Another Edition Of “The Man With The Can”…

When I first posted “The Man With The Can” I had no idea my story would continue for so long, or take the twists and turns it has taken.  It just goes to show, you never know.  Here’s some brief background.

Fifteen years or sixteen years ago, I adopted a gray kitten from Ed’s parents’.  I thought the kitten was a male, but it turned out to be a female.  I named her “Trouble”, and she’s lived up to her name.   Flash forward a few years…”Trouble” is a ‘loner’, couldn’t stand the other[shelter] cats I adopted, and eventually left home, ending up back at Ed’s parents’ house. By then, our youngest son, Brad, was living with Ed’s elderly, widowed, mom, so he took care of “Trouble”.  Flash forward a few more years…Ed’s mom entered an assisted living facility, subsequently passed away, Brad got married and moved away.  “Trouble” stayed behind, living at Ed’s parents’ house, where she’s been living alone (or should I say without humans?) for the past three years or so.  My husband, Ed, goes to the house and feeds her every afternoon.  He’s “the man with the can.”

Now, even though “Trouble” is a ‘loner’, somehow, stray cats manage to keep making themselves at home around her–at least for a little while.  The latest newcomer is a large, young black male cat.  He showed up, starving, so, of course, Ed fed him.  He’s been hanging around for the past 3 or 4 months, even though our oldest son has tried to entice him to stay at his house.

About a month ago, Ed and I saw a black carcass on the side of the busy highway that runs in front of Ed’s parents’ house.  Our hearts sank, since we both just knew the black cat was dead.  Later, that day, Ed took a shovel, intending to remove the cat’s carcass off the highway and bury it.  Imagine his surprise when he discovered the carcass belonged to a skunk! Now here’s where this story takes an interesting turn.

A few days ago, Ed ran into his brother, who’s also our neighbor, and they began talking about this and that.  In the course of the conversation, the subject of the black cat came up.  It turned out that “Black Kitty” belongs to Ed’s brother and his wife!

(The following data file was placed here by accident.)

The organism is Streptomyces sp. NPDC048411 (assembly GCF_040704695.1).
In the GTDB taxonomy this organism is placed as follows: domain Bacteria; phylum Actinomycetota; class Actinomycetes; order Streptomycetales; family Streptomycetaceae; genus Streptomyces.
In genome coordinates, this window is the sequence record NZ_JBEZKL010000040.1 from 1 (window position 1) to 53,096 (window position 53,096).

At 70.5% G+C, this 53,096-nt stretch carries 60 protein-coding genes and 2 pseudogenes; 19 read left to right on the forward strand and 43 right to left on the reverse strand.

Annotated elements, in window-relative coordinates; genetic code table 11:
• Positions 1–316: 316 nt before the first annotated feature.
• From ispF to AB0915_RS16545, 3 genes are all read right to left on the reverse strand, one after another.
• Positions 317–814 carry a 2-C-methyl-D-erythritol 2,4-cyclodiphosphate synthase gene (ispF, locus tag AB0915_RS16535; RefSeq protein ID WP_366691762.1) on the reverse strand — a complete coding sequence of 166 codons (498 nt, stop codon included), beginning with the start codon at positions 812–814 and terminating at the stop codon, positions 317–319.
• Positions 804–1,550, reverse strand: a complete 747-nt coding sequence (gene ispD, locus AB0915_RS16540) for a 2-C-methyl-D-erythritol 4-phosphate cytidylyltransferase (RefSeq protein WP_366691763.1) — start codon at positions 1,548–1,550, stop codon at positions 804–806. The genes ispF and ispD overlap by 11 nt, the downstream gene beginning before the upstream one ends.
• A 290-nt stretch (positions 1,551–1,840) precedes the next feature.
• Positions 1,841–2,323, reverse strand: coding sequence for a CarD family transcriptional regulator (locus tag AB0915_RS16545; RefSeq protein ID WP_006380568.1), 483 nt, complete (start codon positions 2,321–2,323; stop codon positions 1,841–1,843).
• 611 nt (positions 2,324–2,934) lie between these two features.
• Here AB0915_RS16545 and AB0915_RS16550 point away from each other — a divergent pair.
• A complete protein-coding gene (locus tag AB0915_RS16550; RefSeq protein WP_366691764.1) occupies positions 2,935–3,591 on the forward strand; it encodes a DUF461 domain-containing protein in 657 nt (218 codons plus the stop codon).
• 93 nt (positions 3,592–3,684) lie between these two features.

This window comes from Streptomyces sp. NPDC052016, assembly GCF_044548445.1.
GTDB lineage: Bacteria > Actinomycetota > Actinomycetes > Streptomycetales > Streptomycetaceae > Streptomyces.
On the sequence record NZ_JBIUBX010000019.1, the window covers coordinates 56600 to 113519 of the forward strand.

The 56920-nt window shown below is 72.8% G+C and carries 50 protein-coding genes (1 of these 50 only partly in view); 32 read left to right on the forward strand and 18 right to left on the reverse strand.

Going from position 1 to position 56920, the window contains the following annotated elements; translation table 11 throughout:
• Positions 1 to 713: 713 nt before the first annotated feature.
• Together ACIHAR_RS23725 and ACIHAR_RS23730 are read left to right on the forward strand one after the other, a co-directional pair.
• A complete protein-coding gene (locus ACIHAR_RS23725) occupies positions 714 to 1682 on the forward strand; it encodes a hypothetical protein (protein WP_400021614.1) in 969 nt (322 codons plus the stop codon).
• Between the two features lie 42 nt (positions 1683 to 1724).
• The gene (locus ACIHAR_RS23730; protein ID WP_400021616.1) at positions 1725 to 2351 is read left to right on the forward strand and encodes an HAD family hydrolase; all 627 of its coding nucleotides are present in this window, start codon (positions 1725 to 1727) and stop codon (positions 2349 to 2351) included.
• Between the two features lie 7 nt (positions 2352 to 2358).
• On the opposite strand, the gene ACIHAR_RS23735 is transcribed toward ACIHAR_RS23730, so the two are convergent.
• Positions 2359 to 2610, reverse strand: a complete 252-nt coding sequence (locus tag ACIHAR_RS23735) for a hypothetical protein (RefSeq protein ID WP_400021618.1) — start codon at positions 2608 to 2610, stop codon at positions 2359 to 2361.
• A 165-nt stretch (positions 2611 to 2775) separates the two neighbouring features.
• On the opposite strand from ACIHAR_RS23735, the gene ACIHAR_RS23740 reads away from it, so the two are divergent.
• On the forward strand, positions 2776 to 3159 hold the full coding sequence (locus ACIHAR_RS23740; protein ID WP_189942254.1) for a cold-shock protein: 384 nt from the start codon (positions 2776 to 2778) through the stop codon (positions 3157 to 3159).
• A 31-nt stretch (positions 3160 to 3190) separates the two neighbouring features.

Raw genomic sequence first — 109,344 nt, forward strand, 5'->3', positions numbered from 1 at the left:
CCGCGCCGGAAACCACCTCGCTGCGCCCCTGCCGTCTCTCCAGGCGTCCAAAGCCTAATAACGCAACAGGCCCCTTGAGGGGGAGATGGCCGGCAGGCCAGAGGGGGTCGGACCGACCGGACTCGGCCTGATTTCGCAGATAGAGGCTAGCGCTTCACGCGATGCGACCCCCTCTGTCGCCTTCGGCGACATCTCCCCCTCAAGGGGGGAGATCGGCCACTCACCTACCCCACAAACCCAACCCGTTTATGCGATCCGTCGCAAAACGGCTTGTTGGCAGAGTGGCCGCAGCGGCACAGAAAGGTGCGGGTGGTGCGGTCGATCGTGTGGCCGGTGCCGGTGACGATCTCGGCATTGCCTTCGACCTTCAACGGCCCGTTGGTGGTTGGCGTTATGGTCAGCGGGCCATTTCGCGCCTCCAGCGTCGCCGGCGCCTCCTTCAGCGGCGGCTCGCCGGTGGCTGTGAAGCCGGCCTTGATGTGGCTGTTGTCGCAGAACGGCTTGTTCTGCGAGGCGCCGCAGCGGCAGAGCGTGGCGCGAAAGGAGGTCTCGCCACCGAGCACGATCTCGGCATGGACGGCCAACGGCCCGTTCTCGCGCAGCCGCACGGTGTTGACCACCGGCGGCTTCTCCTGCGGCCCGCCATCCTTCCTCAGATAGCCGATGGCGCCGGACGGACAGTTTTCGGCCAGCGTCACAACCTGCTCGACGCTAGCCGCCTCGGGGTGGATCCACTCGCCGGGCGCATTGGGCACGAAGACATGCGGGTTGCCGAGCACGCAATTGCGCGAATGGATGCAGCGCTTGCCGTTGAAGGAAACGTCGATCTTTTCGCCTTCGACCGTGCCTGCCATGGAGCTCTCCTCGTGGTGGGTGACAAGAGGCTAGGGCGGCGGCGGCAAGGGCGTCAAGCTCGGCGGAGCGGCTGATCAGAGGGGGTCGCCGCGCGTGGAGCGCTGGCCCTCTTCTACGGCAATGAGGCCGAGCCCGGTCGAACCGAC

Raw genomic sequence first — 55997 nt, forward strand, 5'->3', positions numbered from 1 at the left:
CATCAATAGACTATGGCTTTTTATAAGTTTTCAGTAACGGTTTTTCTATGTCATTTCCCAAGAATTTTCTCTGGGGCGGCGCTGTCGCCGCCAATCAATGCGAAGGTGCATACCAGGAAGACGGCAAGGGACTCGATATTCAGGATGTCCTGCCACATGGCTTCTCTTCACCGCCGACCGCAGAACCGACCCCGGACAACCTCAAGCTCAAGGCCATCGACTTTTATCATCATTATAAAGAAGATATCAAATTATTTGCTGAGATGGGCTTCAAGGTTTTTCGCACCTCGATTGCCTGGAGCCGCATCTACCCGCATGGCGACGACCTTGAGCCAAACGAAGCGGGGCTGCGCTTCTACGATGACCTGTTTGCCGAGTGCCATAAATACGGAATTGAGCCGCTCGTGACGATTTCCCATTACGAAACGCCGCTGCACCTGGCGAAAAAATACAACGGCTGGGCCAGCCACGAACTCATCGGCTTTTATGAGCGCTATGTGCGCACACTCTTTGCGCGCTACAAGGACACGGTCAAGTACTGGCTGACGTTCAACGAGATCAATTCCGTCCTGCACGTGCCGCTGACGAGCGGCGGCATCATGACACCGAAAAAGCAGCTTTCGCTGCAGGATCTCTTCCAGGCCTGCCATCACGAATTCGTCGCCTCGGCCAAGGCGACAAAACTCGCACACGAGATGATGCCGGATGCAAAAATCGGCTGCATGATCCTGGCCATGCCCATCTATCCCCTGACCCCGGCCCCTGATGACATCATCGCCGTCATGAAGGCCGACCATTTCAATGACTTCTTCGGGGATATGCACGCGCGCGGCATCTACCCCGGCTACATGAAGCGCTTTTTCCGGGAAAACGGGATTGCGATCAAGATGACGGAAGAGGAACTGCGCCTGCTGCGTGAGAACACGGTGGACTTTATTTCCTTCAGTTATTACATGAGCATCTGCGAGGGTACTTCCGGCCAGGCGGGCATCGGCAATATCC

You see, a couple of years ago, there were five kittens, belonging to a feral cat who’d been living at Ed’s parents’ house, along with “Trouble”.  The feral cat left, and gave birth to her kittens underneath our son’s house, which is located near by.  After about 3 weeks, something happened to the mama cat, leaving behind five very tiny kittens, not quite old enough to fend for themselves.  Ed was doing the best he could, feeding them softened canned cat food, when, one day, an old red tom cat showed up and literally carried all five kittens into a thicket that grows in the middle of the family farm.  We later found one of the kittens at Ed’s parents’ house, and were able to rescue and adopt it.  I named her “Baby”.

It turned out that three of the four other kittens found their way to Ed’s brother’s house (I suspect with the help of that red tom cat), and were adopted by Ed’s brother and his wife.  All three kittens turned out to be males, and, eventually, the strongest and meanest of the three ran the others off, which explains why “Black Kitty” is hanging out at Ed’s parents’ house!

In thinking back, when “Baby” was still a kitten, a black kitten showed up at our house, one weekend.  The kitten and “Baby” spent all weekend playing together, outside, then I saw the strangest thing happen.  I saw that same red tom cat [who’d stolen the kittens before] sneak into our yard, pick the black kitten up, and drag him off, toward my BIL’s house!  I’ll bet that little black kitten was “Black Kitty”, and, apparently, the red tom cat wanted him to go “home”.

Epilogue: It’s been a long, long time since we’ve seen the red tom cat.  He used to come and join “Trouble” for supper, occasionally, but now he doesn’t.  I’ve often wondered where he is, and thought about how he “mothered” all those little abandoned kittens, for a time.  I believe there are angels among us, in all forms.  How about you?

Published in: on January 26, 2016 at 8:50 am  Comments (2)  
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